Professor McLogic Saves the Day
Let's alternate telling true statements and lies in this paragraph! I am twenty-two feet tall. Sometimes, it's hard to tell when someone is telling the truth. Other times, you stick your head in a bucket of ice water until goldfish swim up your nose for warmth. Professor McLogic Saves the Day is a logic-based puzzle created by Gibmaker in RPG Maker where you have to sort the people you encounter into categories based on the truthfulness of the statements they give. You get to fly around on the back of a dragon and play a magic bassoon to lure the woodland creatures to the mini-golf parlor. This game also features robots, vampires, and rabid sheep.
Yes, believe it or not, that last bit is true.
In each of ten diverse worlds, you encounter a series of inhabitants who possess certain qualities. These qualities often impact whether or not the statements they make are true or false. For example, in the first world, Gunhold City, you'll run into faeries who always tell the truth, vampires who always lie, and mortals who alternate between telling the truth and lying. As you walk around (using the [arrow] keys) and interview each inhabitant (using [space] or [enter]), you might want to keep a pen and paper on hand to note down what everyone says. Your job is to determine the combination of roles that allows each character to make their statements without contradicting themselves or the rules set for the world. Sometimes characters will be outright lying or spouting gibberish, but so long as you assign them the right label that acknowledges such, you're on your way.
In other levels, you'll run into honest philosophers who always tell the truth but only speak in vague if/then statements, politicians who insist on talking about political affiliations despite their potential corruptness, and creatures that only tell you the truth if the moon's phase is just right. Each world consists of ten stages which contain more characters to solve as you progress (three stages with two characters, four stages with three characters, three stages with four characters). As each scenario is randomly generated, you've got plenty of opportunities to put your deduction skills to the test.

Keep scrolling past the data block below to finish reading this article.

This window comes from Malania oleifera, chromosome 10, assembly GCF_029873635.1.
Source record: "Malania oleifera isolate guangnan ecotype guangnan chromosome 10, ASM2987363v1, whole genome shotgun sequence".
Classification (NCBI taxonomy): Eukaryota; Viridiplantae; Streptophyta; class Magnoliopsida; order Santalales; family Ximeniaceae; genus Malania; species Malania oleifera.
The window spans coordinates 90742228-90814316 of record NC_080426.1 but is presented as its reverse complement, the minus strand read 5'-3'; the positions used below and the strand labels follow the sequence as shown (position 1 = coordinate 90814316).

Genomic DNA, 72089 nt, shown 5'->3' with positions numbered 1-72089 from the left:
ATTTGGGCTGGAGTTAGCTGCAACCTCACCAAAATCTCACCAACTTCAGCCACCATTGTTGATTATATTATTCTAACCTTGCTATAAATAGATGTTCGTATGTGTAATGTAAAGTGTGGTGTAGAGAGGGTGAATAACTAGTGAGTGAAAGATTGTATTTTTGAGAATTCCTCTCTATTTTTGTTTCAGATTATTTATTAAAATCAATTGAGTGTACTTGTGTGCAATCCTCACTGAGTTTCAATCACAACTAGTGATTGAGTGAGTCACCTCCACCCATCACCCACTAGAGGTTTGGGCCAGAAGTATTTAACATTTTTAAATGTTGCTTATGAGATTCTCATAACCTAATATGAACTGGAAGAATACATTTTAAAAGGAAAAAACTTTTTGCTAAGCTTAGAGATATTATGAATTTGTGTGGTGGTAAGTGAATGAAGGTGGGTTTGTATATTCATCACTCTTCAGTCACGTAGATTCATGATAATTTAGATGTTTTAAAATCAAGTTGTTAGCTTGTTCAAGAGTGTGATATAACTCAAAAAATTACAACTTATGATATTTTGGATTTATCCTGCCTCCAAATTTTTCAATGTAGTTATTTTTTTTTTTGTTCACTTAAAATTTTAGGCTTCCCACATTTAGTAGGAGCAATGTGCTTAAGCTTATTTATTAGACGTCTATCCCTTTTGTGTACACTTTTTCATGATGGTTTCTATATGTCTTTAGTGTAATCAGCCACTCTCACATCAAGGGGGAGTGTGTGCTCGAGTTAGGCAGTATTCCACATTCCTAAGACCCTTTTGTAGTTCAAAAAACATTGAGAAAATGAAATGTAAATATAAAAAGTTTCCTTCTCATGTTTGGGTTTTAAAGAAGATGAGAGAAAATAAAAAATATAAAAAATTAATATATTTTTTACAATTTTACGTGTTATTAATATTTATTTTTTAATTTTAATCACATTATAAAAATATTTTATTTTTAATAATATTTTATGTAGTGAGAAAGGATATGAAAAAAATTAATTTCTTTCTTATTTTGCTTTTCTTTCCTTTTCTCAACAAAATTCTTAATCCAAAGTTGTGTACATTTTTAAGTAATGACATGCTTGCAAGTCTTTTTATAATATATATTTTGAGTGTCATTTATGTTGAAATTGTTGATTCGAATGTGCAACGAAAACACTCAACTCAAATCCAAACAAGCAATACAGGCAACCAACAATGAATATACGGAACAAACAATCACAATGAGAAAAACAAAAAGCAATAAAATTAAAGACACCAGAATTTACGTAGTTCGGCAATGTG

Analysis: There's no beating around the bush with this: Professor McLogic is a very complex, difficult game for logic puzzle lovers. In addition to the complexity of the conditions for each world (such as one where rock crushers lie about scissors-grinders, scissors-grinders lie about paper millers, and paper millers lie about rock crushers, but they otherwise always tell the truth), the statements made by the inhabitants themselves become equally perplexing, as you're required to assess the truthfulness of a certain character's remarks about another character's truthfulness. Certainly in the world of mathematics, there exist techniques and symbols to help process these sorts of truth/untruth statements quickly, but it helps to make up your own system of note-taking and write down the given information in the way you're most comfortable with.
There are perhaps two major drawbacks to this game. One is that the game provides save slots for reloading after every world you've finished, but no such luxury exists for saving in the middle of a ten-scene world. This means that when you attempt to clear a world, you're in it for the long haul, all ten puzzles or naught. Depending on how long it takes you to wrap your mind around the devious logic puzzles provided, this could mean that you're committing yourself to half an hour or more of poring over letters and symbols and truths and untruths (or perhaps longer if you screw up, as an errant solve forces you to play another round at the same level). Sure, you could just pause the game and walk away for a bit, but not having the option to save at a comfortable midpoint is an irritating negative.
The other major drawback, which is perhaps a compliment in disguise, is that RPG Maker is probably not the best engine for producing something of this nature. This game is far from a traditional RPG, as you don't collect items or rank up, you simply interview everyone that you find and give them a label. There is effectively no plot to this game, aside from the stories that help to set up each world's twisted rules. That having been said, it's probably for the better that Professor McLogic was made to begin with, because logical conundrums of this sort are a rare treasure, and having so many possible scenes available thanks to a unique puzzle generation engine is a true treat.
If you can brave the complex web of truths and lies and truths about lies and lies about truths referring to truths about lies and pretty much every other combination of truth and lies that you can imagine, Professor McLogic Saves the Day is a fantastic, no-frills logic bonanza. And that's no lie! OR IS IT? (It's not a lie.)
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